Aim: To determine the T 2 relaxation time of colorectal hepatic metastases and changes in T 2 relaxation times following chemotherapy. Materials and methods: 42 patients with 96 hepatic colorectal metastases underwent baseline MRI. Axial T 1, T 2 and multi-echo GRASE sequences were acquired. ROIs were drawn on T 2 relaxation maps, obtained from GRASE images, encompassing metastasis and normal liver to record T 2 relaxation time values. In 11 patients with 28 metastases, MRI was repeated using same protocol at 6 weeks following chemotherapy. The median pre-treatment T 2 values of metastases and normal liver were compared using the Mann-Whitney test. The pre- and post-treatment median T 2 values of metastases were compared using the Wilcoxon-Rank test for responding (n = 16) and non-responding (n = 12) lesions defined by RECIST criteria. The change in T 2 values (ΔT 2) were compared and correlated with percentage change in lesion size. Results: There was no difference in the pre-treatment median T 2 of metastases between responding (67.3 ± 8.6) and non-responding metastases (71.4 ± 16.5). At the end of chemotherapy, there was a decrease in the median T 2 of responding lesions (61.6 ± 12.6) p = 0.83, and increase in non-responding lesions (76.2 ± 18.4) p = 0.03, but these were not significantly different from the pre-treatment values. There was no significant difference in ΔT 2 of responding and non-responding lesions (p = 0.18) and no correlation was seen between size change and ΔT 2 (coefficient = 0.3). Conclusion: T 2 relaxation time does not appear to predict response of colorectal liver metastasis to chemotherapy. © 2011 Elsevier Ireland Ltd. All rights reserved.
Geller A.C.,Boston University |
Greinert R.,EUROSKIN E.V. |
Greinert R.,ADP |
Sinclair C.,Cancer Prevention Center |
And 23 more authors.
Cancer Epidemiology | Year: 2010
Skin cancer incidence is increasing worldwide in white populations and mortality rates have not declined throughout most of the world. An extraordinarily high proportion of at-risk individuals have yet to be screened for melanoma but guidelines from esteemed bodies do not currently endorse population-based screening. Evidence for the effectiveness of skin cancer screening is imperative. To this end, scientists in Germany have launched a nationwide skin cancer screening campaign. Herein, we review pilot screening data from Schleswig-Holstein, discuss the launch of the major new national initiative, review issues related to evaluation of that program, and propose seven recommendations from the International Task Force on Skin Cancer Screening and Prevention that was held in Hamburg, Germany, on September 24 and 25, 2009.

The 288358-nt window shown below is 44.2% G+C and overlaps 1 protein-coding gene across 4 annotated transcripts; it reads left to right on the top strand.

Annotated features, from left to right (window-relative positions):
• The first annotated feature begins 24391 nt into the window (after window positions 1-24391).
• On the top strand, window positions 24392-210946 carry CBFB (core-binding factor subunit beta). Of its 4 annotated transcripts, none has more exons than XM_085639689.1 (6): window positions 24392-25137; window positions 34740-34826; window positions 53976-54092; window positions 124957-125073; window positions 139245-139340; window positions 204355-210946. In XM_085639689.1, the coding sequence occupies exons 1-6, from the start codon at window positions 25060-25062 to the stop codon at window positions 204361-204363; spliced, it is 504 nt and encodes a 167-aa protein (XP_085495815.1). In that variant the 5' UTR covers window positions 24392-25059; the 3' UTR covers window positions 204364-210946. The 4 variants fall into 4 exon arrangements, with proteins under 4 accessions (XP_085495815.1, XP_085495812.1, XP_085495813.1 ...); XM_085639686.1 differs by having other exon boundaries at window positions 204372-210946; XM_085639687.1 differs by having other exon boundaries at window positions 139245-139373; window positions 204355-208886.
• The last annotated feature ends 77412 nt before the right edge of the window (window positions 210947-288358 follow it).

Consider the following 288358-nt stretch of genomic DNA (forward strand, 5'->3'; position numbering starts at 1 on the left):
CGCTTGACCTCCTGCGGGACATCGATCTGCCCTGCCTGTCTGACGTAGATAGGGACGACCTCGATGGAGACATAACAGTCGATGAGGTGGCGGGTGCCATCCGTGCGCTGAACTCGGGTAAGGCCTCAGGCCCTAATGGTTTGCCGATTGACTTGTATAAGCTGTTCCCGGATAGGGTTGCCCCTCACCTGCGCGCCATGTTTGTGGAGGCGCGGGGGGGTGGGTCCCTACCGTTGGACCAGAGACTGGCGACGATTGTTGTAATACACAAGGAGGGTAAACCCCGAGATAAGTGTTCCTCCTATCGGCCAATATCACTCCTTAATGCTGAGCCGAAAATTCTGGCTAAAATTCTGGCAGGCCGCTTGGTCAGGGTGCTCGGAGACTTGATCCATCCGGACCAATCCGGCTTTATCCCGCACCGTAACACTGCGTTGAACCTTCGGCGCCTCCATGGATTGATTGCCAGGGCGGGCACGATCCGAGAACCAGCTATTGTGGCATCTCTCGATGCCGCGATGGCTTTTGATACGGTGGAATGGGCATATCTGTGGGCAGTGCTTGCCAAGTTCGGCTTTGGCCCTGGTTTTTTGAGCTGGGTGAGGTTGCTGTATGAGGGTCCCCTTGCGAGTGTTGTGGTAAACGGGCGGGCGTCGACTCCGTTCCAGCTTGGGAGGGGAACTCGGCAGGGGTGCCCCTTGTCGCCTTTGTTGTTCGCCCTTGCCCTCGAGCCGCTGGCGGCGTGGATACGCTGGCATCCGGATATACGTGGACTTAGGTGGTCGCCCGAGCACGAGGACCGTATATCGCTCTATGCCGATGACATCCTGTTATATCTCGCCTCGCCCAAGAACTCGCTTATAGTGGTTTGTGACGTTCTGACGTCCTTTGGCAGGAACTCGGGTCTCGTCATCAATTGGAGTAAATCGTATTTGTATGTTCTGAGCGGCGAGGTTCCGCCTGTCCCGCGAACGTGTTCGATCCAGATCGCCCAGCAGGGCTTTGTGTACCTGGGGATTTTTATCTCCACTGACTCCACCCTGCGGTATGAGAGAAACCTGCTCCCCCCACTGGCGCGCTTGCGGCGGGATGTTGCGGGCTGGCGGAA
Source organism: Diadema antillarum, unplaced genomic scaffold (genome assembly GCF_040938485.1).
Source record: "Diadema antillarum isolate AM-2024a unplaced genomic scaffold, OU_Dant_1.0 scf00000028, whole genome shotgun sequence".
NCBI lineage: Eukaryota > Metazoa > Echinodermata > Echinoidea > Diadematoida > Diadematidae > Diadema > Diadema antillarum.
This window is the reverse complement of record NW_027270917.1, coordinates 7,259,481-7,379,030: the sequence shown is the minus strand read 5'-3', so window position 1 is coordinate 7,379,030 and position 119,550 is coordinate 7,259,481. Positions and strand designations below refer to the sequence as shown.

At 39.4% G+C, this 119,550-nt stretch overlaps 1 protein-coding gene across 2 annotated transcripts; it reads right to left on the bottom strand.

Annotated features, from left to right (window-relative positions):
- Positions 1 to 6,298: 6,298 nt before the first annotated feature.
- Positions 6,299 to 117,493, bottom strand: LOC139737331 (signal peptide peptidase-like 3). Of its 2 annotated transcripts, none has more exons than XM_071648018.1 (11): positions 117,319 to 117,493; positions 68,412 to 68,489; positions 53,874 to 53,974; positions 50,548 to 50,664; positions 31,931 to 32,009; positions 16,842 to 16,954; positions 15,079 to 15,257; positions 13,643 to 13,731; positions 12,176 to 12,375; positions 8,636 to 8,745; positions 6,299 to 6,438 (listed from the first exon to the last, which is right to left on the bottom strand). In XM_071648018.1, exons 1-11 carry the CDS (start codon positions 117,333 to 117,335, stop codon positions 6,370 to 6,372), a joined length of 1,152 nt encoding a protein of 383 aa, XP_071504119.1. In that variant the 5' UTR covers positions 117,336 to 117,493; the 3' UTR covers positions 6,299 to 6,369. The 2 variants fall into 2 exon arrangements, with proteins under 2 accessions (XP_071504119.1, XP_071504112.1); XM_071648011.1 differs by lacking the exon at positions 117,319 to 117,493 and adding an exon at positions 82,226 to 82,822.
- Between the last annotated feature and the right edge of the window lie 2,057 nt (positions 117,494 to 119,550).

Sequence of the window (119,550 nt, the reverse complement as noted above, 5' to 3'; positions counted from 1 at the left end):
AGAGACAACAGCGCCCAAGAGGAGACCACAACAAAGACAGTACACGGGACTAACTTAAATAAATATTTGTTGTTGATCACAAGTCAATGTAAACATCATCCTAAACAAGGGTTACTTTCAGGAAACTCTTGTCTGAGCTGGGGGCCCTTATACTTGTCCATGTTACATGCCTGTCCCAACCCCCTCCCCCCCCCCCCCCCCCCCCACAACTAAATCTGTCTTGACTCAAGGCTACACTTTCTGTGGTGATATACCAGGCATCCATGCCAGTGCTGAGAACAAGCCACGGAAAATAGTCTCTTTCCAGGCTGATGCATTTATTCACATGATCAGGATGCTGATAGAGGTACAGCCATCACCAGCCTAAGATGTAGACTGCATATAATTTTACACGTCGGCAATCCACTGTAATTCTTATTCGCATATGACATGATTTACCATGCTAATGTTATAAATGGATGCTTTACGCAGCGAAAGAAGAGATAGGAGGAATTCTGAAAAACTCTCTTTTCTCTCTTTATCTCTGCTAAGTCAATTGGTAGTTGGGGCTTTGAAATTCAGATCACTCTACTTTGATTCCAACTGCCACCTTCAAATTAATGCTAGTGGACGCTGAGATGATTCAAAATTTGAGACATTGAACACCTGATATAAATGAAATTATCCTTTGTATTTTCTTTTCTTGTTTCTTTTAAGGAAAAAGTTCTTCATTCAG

Coelho R.F.,Global Robotics Institute |
Coelho R.F.,University of Central Florida |
Coelho R.F.,University of Sao Paulo |
Chauhan S.,Global Robotics Institute |
And 5 more authors.
European Urology | Year: 2010
Background: Positive surgical margin (PSM) after radical prostatectomy (RP) has been shown to be an independent predictive factor for cancer recurrence. Several investigations have correlated clinical and histopathologic findings with surgical margin status after open RP. However, few studies have addressed the predictive factors for PSM after robot-assisted laparoscopic RP (RARP). Objective: We sought to identify predictive factors for PSMs and their locations after RARP. Design, setting, and participants: We prospectively analyzed 876 consecutive patients who underwent RARP from January 2008 to May 2009. Intervention: All patients underwent RARP performed by a single surgeon with previous experience of >1500 cases. Measurements: Stepwise logistic regression was used to identify potential predictive factors for PSM. Three logistic regression models were built: (1) one using preoperative variables only, (2) another using all variables (preoperative, intraoperative, and postoperative) combined, and (3) one created to identify potential predictive factors for PSM location. Preoperative variables entered into the models included age, body mass index (BMI), prostate-specific antigen, clinical stage, number of positive cores, percentage of positive cores, and American Urological Association symptom score. Intra- and postoperative variables analyzed were type of nerve sparing, presence of median lobe, percentage of tumor in the surgical specimen, gland size, histopathologic findings, pathologic stage, and pathologic Gleason grade. Results and limitations: In the multivariable analysis including preoperative variables, clinical stage was the only independent predictive factor for PSM, with a higher PSM rate for T3 versus T1c (odds ratio [OR]: 10.7; 95% confidence interval [CI], 2.6-43.8) and for T2 versus T1c (OR: 2.9; 95% CI, 1.9-4.6). Considering pre-, intra-, and postoperative variables combined, percentage of tumor, pathologic stage, and pathologic Gleason score were associated with increased risk of PSM in the univariable analysis (p < 0.001 for all variables). However, in the multivariable analysis, pathologic stage (pT2 vs pT1; OR: 2.9; 95% CI, 1.9-4.6) and percentage of tumor in the surgical specimen (OR: 8.7; 95% CI, 2.2-34.5; p = 0.0022) were the only independent predictive factors for PSM. Finally, BMI was shown to be an independent predictive factor (OR: 1.1; 95% CI, 1.0-1.3; p = 0.0119) for apical PSMs, with increasing BMI predicting higher incidence of apex location. Because most of our patients were referred from other centers, the biopsy technique and the number of cores were not standardized in our series. Conclusions: Clinical stage was the only preoperative variable independently associated with PSM after RARP. Pathologic stage and percentage of tumor in the surgical specimen were identified as independent predictive factors for PSMs when analyzing pre-, intra-, and postoperative variables combined. BMI was shown to be an independent predictive factor for apical PSMs. © 2010 European Association of Urology.